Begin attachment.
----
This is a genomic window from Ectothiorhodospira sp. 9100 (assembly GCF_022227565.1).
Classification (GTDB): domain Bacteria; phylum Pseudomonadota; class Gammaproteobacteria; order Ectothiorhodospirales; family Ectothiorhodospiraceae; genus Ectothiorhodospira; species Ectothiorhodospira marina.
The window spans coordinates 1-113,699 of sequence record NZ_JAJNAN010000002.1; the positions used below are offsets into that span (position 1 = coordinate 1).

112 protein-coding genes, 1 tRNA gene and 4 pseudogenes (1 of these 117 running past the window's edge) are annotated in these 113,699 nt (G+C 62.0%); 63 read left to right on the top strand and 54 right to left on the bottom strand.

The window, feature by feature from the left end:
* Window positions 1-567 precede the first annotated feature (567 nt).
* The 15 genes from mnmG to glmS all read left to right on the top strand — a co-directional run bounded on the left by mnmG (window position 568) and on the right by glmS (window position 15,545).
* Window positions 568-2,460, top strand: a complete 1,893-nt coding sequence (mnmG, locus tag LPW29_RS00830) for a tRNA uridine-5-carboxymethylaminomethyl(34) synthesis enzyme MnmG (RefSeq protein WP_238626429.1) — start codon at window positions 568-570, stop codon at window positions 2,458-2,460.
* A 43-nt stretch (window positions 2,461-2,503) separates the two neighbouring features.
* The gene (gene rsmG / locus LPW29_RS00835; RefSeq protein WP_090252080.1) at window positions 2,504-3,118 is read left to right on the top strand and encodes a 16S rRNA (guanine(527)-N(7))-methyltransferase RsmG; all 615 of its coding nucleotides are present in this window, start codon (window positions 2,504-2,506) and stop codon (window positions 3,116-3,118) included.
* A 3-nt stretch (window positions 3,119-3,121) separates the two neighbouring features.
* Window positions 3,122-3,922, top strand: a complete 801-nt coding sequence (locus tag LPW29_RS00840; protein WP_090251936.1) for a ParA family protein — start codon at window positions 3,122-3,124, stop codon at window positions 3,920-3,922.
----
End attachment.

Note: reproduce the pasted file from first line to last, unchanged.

This is a genomic window from Ectothiorhodospira sp. 9100 (assembly GCF_022227565.1).
Classification (GTDB): domain Bacteria; phylum Pseudomonadota; class Gammaproteobacteria; order Ectothiorhodospirales; family Ectothiorhodospiraceae; genus Ectothiorhodospira; species Ectothiorhodospira marina.
The window spans coordinates 1-113,699 of sequence record NZ_JAJNAN010000002.1; the positions used below are offsets into that span (position 1 = coordinate 1).

112 protein-coding genes, 1 tRNA gene and 4 pseudogenes (1 of these 117 running past the window's edge) are annotated in these 113,699 nt (G+C 62.0%); 63 read left to right on the top strand and 54 right to left on the bottom strand.

The window, feature by feature from the left end:
* Window positions 1-567 precede the first annotated feature (567 nt).
* The 15 genes from mnmG to glmS all read left to right on the top strand — a co-directional run bounded on the left by mnmG (window position 568) and on the right by glmS (window position 15,545).
* Window positions 568-2,460, top strand: a complete 1,893-nt coding sequence (mnmG, locus tag LPW29_RS00830) for a tRNA uridine-5-carboxymethylaminomethyl(34) synthesis enzyme MnmG (RefSeq protein WP_238626429.1) — start codon at window positions 568-570, stop codon at window positions 2,458-2,460.
* A 43-nt stretch (window positions 2,461-2,503) separates the two neighbouring features.
* The gene (gene rsmG / locus LPW29_RS00835; RefSeq protein WP_090252080.1) at window positions 2,504-3,118 is read left to right on the top strand and encodes a 16S rRNA (guanine(527)-N(7))-methyltransferase RsmG; all 615 of its coding nucleotides are present in this window, start codon (window positions 2,504-2,506) and stop codon (window positions 3,116-3,118) included.
* A 3-nt stretch (window positions 3,119-3,121) separates the two neighbouring features.
* Window positions 3,122-3,922, top strand: a complete 801-nt coding sequence (locus tag LPW29_RS00840; protein WP_090251936.1) for a ParA family protein — start codon at window positions 3,122-3,124, stop codon at window positions 3,920-3,922.